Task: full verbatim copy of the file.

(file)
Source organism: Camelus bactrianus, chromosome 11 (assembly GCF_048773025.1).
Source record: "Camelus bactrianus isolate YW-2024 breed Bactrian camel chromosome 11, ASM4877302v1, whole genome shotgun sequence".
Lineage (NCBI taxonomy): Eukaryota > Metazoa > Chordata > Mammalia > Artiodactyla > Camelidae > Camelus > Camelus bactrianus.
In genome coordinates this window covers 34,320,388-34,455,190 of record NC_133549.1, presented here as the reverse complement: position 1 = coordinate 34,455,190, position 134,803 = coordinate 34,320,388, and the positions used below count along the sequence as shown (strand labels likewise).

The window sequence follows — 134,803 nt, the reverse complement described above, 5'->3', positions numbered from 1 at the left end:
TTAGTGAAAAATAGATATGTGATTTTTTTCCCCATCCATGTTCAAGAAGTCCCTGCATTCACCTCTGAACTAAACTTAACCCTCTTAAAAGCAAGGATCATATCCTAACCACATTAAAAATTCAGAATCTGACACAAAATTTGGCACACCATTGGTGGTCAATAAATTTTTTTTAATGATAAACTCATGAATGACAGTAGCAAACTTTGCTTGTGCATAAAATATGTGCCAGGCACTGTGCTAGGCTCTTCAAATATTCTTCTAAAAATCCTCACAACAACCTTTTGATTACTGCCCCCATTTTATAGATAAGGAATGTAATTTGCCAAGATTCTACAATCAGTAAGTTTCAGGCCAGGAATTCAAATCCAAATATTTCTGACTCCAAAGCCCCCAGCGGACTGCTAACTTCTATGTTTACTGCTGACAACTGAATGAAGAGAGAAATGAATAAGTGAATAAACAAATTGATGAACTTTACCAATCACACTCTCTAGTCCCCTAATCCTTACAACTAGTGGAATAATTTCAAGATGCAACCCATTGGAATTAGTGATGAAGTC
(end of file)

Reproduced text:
Source organism: Camelus bactrianus, chromosome 11 (assembly GCF_048773025.1).
Source record: "Camelus bactrianus isolate YW-2024 breed Bactrian camel chromosome 11, ASM4877302v1, whole genome shotgun sequence".
Lineage (NCBI taxonomy): Eukaryota > Metazoa > Chordata > Mammalia > Artiodactyla > Camelidae > Camelus > Camelus bactrianus.
In genome coordinates this window covers 34,320,388-34,455,190 of record NC_133549.1, presented here as the reverse complement: position 1 = coordinate 34,455,190, position 134,803 = coordinate 34,320,388, and the positions used below count along the sequence as shown (strand labels likewise).

The window sequence follows — 134,803 nt, the reverse complement described above, 5'->3', positions numbered from 1 at the left end:
TTAGTGAAAAATAGATATGTGATTTTTTTCCCCATCCATGTTCAAGAAGTCCCTGCATTCACCTCTGAACTAAACTTAACCCTCTTAAAAGCAAGGATCATATCCTAACCACATTAAAAATTCAGAATCTGACACAAAATTTGGCACACCATTGGTGGTCAATAAATTTTTTTTAATGATAAACTCATGAATGACAGTAGCAAACTTTGCTTGTGCATAAAATATGTGCCAGGCACTGTGCTAGGCTCTTCAAATATTCTTCTAAAAATCCTCACAACAACCTTTTGATTACTGCCCCCATTTTATAGATAAGGAATGTAATTTGCCAAGATTCTACAATCAGTAAGTTTCAGGCCAGGAATTCAAATCCAAATATTTCTGACTCCAAAGCCCCCAGCGGACTGCTAACTTCTATGTTTACTGCTGACAACTGAATGAAGAGAGAAATGAATAAGTGAATAAACAAATTGATGAACTTTACCAATCACACTCTCTAGTCCCCTAATCCTTACAACTAGTGGAATAATTTCAAGATGCAACCCATTGGAATTAGTGATGAAGTC